Orbis Pictus, Object Books & Picture Dictionaries

Livre D'Images

LIVRE D'IMAGES. By J. Staub. Zurich: J. Staub & Kochll [ca. 1876].
Lithograph illustrations, color printed. Written in German, this is a French translation for the use of families and infant schools. The color lithographs, many of them double spreads, are of various subjects with notations below. Exhibit checklist L.50 (View this item)

The Object Primer; With 492 Cuts

THE OBJECT PRIMER; WITH 492 CUTS. E Hazen. Philadelphia: Fisher & Brother; Baltimore: Fisher & Denison, n. d.
Woodcut illustrations, uncolored. Exhibit checklist 17.2 (View this item)

Pictorial Definer

PICTORIAL DEFINER, By Elizabeth Oram. New York: J.C. Riker, 1845. Stereotyped by Redfield & Savage. Part II.
Woodcut illustrations, uncolored. The preface of this book refers to the teaching profession as "the least regarded of all useful occupations." This perhaps explains the numerous efforts to make the job easier by coming up with "new" teaching methods. Several testimonials by educators praise Miss Oram's picture dictionary as a promising tool based on John Locke's dictum on the Abuse of Words: "Things which the eye distinguishes by their shapes, would be best let into the mind by drawings made of them...." (From title page). This copy has been covered by a former owner in checked gingham to protect the original binding of leather-backed paper covered boards. Exhibit checklist 17.3 (View this item)

Little Child's Home ABC Book

LITTLE CHILD'S HOME ABC BOOK. New York: McLoughlin Bros., n. d.
Relief illustrations, color printed. Shows "A" through "Y", "Z" didn't fit and was not included! Exhibit checklist 17.4 (View this item)

A Picture Dictionary For Children

A PICTURE DICTIONARY FOR CHILDREN. By Garnette Watters & S. A. Courtis. NY: Grosset & Dunlap, 1939.
Relief illustrations, uncolored. Exhibit checklist 17.7 (View this item)

M'Carty's American Primer

M'CARTY'S AMERICAN PRIMER. Philadelphia: Published and sold by M'Carty & Davis, 1828.
Wood engraved illustrations, uncolored. Exhibit checklist L.98 (View this item)

Joh. Amos Comenii Orbis Sensualium Pictus

JOH. AMOS COMENII ORBIS SENSUALIUM PICTUS. By Johann Amos Comenius. London: Printed for S. Leacroft, 1777. 12th edition, corrected and enlarged.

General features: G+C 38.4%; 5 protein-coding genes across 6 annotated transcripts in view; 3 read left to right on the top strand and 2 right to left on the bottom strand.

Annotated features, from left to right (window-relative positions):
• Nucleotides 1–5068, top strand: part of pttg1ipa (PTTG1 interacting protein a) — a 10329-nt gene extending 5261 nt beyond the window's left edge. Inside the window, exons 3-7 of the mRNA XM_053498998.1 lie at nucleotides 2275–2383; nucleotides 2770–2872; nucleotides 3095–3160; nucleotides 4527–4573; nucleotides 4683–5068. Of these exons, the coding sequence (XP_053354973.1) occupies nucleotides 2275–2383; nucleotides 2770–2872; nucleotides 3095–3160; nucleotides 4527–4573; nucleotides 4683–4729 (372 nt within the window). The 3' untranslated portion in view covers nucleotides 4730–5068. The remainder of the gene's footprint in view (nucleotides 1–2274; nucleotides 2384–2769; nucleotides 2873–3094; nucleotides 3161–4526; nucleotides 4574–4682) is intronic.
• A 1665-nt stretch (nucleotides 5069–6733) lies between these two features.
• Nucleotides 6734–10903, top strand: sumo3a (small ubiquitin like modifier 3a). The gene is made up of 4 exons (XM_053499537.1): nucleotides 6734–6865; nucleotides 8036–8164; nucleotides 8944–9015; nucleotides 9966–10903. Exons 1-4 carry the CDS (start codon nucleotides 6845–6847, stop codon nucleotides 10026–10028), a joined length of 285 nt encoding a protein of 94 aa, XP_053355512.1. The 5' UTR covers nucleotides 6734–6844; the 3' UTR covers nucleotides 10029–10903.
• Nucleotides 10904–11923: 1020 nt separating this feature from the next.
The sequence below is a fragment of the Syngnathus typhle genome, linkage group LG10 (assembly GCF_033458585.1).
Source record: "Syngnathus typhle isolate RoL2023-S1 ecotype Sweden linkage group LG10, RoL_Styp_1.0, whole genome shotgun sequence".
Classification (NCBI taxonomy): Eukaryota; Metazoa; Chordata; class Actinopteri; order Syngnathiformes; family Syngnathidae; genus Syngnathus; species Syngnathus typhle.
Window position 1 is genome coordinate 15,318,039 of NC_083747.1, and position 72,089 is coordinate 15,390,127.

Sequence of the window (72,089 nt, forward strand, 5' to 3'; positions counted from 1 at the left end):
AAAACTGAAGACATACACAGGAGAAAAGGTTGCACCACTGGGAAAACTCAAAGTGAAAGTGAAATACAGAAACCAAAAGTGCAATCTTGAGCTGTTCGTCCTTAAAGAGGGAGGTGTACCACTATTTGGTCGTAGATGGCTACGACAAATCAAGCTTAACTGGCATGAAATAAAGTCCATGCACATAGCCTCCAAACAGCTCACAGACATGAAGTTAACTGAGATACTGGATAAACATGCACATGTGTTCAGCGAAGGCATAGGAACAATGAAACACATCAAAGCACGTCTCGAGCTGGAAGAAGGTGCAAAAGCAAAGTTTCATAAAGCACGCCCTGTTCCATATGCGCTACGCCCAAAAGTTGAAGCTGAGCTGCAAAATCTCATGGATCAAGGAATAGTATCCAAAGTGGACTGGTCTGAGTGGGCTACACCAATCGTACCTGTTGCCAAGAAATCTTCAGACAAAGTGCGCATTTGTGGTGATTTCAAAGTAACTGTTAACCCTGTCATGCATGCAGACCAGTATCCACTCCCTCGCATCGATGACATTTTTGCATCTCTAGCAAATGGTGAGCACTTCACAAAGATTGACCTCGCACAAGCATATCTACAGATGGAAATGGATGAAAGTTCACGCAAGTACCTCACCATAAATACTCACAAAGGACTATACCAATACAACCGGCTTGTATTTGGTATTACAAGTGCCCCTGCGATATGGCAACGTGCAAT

Woodcut illustrations, uncolored. Latin was the language of scholars, the professions and the law courts and therefore necessary for further learning. The first American edition of this famous book was published in 1810 and was copied from this 12th English edition. Exhibit checklist L.99 (View this item)

Orbis Sensualium Pictus

ORBIS SENSUALIUM PICTUS. ENGLISH 12TH EDITION. Printed for S. Leacroft, 1777. In English, translated by Charles Hoole, and Latin.
Woodcut illustrations, uncolored. This is the edition from which first American was modeled and is "for the use of young Latin scholars".
ORBIS SENSUALIUM PICTUS or A WORLD OF THINGS OBVIOUS TO THE SENSES DRAWN IN PICTURES. By Joh. Amos Comenius, first published in Latin and High Dutch, 1658, translated into English Charles Hoole in 1659.
Neither edition is on display here.

Johann Amos Comenius is known as the father of the modern picture book. He was born in Eastern Europe in what is now known as Czechoslovakia in 1592 and served as a bishop in the Church of the Brethren. His life was one of trials and tribulations but in 1651 he took over the running of a grammar school where he sought to practice his educational ideas. When he arrived, he found both his teachers and the students woefully unschooled so he devised to write a book "which even the most unlettered child could use and one which would facilitate the work of the most unskilled pedagogue."

His ORBIS SENSUALIUM PICTUS was just such a book in which pictures introduced students to objects through their senses, then to the words that gave meaning to those objects. It was his belief that the learning of the language would lead to the reform of society, the unification of the churches and ultimately world peace—a theory he called pansophy. In 1856, he sent the manuscript of his book to Nuremberg where it was published two years later with 150 woodcuts carefully worked by Michael Endter from the designs of Paul Kreutzberger. It ultimately became the most popular schoolbook in all of Europe. It continued to be published well into the 19th century with the final known edition published in 1845. Since then, there have been several facsimiles of the first English edition published. Exhibit checklist 18.4 (View this item)